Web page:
We better find something or there are going to be a whole lot of under/unemployed restless natives looking to break into the gated communities of the rich and famous and do some scalp hunting and guillotining…

  6. PeonInChief

    I’m distinctly unfond of Richard Florida, believing that he is a mouthpiece for the corporate interests that fund his work. His current anti-homeownership argument, for instance, is more support for a transient work force than for people making good decisions about how they want to live and what makes sense for them. (And he doesn’t advocate for more tenant protections, which would make renting a less onerous burden.)

    So what’s most interesting about his current position is that even the corporate interests have become concerned about the problem that a large number of low-wage jobs create in our economy.

  7. dr

    Well, we might see labor unions come back.

    The upcoming workforce of Generation Y is composed of close to 50% minorities who traditionally work in most of these low paying jobs. I’ve rented in a few working/illegal class areas and believe me these people are angry and feel exploited by the perceived Anglo-capitalist class. To avert a class war the US might be forced to increase wages.

  8. RPB

    “He was able to buy a house, put his two sons through college and participate fully in the American dream. Some of this was due to the power of unions. Most of it was because of the enormous improvements in productivity wrought by improved technologies and management techniques.”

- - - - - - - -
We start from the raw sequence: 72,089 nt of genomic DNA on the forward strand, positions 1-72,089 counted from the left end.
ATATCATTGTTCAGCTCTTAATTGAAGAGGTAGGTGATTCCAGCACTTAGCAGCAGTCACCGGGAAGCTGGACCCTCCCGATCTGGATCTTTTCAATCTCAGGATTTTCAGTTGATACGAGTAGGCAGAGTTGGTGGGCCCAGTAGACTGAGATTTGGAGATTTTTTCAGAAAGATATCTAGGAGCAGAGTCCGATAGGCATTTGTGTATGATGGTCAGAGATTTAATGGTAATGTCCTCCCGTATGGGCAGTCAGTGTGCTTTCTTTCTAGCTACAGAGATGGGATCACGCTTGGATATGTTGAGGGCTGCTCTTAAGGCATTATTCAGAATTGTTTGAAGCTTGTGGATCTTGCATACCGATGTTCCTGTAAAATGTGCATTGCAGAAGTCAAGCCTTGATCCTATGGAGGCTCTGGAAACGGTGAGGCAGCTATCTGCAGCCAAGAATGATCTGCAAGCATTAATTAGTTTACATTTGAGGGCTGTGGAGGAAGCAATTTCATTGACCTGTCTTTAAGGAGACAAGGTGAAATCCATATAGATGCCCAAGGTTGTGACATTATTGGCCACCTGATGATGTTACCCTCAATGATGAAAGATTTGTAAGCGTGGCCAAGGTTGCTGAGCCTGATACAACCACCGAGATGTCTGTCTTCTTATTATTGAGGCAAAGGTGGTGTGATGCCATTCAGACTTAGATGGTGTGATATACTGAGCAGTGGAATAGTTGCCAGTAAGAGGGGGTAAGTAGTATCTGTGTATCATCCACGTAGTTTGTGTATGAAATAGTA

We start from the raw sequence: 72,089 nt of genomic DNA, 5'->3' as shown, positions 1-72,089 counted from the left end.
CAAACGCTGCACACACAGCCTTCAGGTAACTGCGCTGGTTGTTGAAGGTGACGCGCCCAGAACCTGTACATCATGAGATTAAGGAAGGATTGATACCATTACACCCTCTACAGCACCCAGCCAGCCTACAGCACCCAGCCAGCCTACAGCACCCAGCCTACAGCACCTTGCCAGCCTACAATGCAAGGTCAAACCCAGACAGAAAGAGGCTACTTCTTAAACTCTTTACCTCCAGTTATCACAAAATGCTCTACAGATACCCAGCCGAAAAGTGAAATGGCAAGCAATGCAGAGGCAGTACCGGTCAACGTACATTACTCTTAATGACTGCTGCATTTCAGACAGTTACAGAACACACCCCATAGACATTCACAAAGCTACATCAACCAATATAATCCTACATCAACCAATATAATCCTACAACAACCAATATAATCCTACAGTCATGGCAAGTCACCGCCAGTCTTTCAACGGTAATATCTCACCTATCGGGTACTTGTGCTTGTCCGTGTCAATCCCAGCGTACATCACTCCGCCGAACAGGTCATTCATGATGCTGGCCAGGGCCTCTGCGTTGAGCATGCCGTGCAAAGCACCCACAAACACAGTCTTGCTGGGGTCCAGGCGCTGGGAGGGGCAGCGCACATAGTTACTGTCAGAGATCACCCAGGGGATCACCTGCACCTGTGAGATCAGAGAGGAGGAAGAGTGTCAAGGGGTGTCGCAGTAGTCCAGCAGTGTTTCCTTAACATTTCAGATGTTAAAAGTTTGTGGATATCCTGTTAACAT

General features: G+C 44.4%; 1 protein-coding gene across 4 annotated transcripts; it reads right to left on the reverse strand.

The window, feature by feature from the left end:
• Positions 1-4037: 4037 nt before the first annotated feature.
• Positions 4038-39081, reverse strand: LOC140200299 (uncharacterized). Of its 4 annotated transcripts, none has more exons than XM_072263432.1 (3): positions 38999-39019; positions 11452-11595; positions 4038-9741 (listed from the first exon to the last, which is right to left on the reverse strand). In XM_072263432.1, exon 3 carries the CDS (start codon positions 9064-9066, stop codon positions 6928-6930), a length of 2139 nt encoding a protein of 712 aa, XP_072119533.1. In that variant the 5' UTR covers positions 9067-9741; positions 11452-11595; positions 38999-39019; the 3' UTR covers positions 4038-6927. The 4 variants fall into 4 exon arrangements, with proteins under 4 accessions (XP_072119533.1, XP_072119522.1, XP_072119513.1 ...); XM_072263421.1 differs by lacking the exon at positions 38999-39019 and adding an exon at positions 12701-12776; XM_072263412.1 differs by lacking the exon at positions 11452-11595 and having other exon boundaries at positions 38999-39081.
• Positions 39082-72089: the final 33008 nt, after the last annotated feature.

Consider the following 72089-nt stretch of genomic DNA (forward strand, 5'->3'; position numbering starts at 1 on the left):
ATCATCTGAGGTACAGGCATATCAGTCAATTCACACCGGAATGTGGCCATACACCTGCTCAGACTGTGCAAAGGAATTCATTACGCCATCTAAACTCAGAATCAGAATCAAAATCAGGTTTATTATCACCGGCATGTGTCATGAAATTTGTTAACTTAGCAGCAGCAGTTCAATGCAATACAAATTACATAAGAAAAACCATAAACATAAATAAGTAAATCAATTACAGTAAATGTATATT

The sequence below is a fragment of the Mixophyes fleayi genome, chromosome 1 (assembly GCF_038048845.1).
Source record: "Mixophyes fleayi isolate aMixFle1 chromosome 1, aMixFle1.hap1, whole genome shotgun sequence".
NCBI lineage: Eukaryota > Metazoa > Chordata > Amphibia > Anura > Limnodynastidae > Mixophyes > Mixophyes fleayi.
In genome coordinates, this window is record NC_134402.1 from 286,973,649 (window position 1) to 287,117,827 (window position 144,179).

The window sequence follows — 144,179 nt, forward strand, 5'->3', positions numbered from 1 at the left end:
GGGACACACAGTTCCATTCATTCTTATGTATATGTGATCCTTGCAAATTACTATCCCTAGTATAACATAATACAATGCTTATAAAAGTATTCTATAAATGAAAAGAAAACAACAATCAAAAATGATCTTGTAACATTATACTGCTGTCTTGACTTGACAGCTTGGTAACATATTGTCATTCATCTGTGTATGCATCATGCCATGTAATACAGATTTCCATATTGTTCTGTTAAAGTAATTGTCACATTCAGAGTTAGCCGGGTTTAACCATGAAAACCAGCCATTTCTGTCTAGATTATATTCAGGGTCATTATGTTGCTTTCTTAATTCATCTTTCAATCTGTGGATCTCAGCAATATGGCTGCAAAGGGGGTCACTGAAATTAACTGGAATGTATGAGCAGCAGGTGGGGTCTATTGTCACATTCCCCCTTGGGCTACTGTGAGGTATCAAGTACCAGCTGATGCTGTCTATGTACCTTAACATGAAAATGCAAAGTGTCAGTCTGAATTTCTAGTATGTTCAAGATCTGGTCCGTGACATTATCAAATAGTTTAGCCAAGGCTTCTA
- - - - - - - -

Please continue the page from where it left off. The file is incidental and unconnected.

It would seem fair to also mention a very large part of the world’s industrial capacity was also smashed by war – as was a substantial portion of human capital.

    One may also contend that the Australians do not have the same wage pressure we experience due to immigration, both legal and illegal. (except for the H1-Bs, many firms pay them higher than other entry level employees)

  9. call me ahab

    wow-

    if we just pay the service sector workers more- than they can buy more and our economy will expand-

    let’s see- how does that work- the barber gets paid more so the haircuts cost more but the dude getting hair cut can afford it because he got the same raise at the retail store he works at-

    hmmm . . .where is the benefit- someone has to get the short end of the stick for this to work

    1. call me Ish

      No. Instead of some guy in a hedge fund pocketing $100 million which he uses to buy a van Gough from some sheik in the UAE, 1 million people get $100, which they use to buy the necessities of life, thereby improving the bottom line of thousands of businesses.

      1. call me ahab

        dude-

        that is ridiculous- if everyone in the service sector gets a raise- then it’s all a wash-

        how can everyone get a raise and not have the cost of the things they were buying from each other increase as well?

        total wash- what does the dude in the hedge fund have to do w/ it-

        the marginal increase in the service is insignificant to him

        c’mon Yves- come clean- this is all nonsense-

        why not pay everyone in the service sector $500/hr- then they’d all have the good life- right?

        lol

          1. call me ahab

            this from a fucking retard who spells “van Gogh” as “van Gough”-

            also- re economics- you obviously don’t know shit outside of the idea that if we all just make more we can spend more-

            not the case dumb ass when everyone gets the same raise-

            but what can you expect from someone that is is below a “dull normal” on the bell curve